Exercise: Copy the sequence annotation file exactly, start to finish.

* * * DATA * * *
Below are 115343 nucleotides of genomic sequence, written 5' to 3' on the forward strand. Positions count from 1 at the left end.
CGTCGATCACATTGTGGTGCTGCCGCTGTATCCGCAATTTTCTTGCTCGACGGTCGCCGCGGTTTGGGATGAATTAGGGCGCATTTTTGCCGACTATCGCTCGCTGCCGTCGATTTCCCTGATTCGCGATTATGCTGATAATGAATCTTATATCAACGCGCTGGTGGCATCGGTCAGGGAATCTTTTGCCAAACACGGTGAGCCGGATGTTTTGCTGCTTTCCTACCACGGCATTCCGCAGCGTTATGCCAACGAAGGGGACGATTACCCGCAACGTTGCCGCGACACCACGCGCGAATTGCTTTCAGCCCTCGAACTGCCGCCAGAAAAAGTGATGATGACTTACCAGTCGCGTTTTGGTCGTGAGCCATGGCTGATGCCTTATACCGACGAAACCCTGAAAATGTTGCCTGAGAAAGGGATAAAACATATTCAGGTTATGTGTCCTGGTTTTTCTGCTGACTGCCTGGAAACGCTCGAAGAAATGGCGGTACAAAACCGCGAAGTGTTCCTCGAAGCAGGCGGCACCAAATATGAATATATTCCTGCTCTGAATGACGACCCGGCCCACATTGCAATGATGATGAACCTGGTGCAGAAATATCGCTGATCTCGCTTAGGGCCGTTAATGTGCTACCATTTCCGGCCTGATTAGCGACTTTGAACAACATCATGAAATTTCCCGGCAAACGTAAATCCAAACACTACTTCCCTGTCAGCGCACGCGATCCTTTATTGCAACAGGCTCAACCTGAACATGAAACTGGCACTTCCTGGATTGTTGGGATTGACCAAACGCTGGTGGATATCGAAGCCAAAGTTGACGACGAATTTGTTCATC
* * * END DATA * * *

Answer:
Below are 115343 nucleotides of genomic sequence, written 5' to 3' on the forward strand. Positions count from 1 at the left end.
CGTCGATCACATTGTGGTGCTGCCGCTGTATCCGCAATTTTCTTGCTCGACGGTCGCCGCGGTTTGGGATGAATTAGGGCGCATTTTTGCCGACTATCGCTCGCTGCCGTCGATTTCCCTGATTCGCGATTATGCTGATAATGAATCTTATATCAACGCGCTGGTGGCATCGGTCAGGGAATCTTTTGCCAAACACGGTGAGCCGGATGTTTTGCTGCTTTCCTACCACGGCATTCCGCAGCGTTATGCCAACGAAGGGGACGATTACCCGCAACGTTGCCGCGACACCACGCGCGAATTGCTTTCAGCCCTCGAACTGCCGCCAGAAAAAGTGATGATGACTTACCAGTCGCGTTTTGGTCGTGAGCCATGGCTGATGCCTTATACCGACGAAACCCTGAAAATGTTGCCTGAGAAAGGGATAAAACATATTCAGGTTATGTGTCCTGGTTTTTCTGCTGACTGCCTGGAAACGCTCGAAGAAATGGCGGTACAAAACCGCGAAGTGTTCCTCGAAGCAGGCGGCACCAAATATGAATATATTCCTGCTCTGAATGACGACCCGGCCCACATTGCAATGATGATGAACCTGGTGCAGAAATATCGCTGATCTCGCTTAGGGCCGTTAATGTGCTACCATTTCCGGCCTGATTAGCGACTTTGAACAACATCATGAAATTTCCCGGCAAACGTAAATCCAAACACTACTTCCCTGTCAGCGCACGCGATCCTTTATTGCAACAGGCTCAACCTGAACATGAAACTGGCACTTCCTGGATTGTTGGGATTGACCAAACGCTGGTGGATATCGAAGCCAAAGTTGACGACGAATTTGTTCATC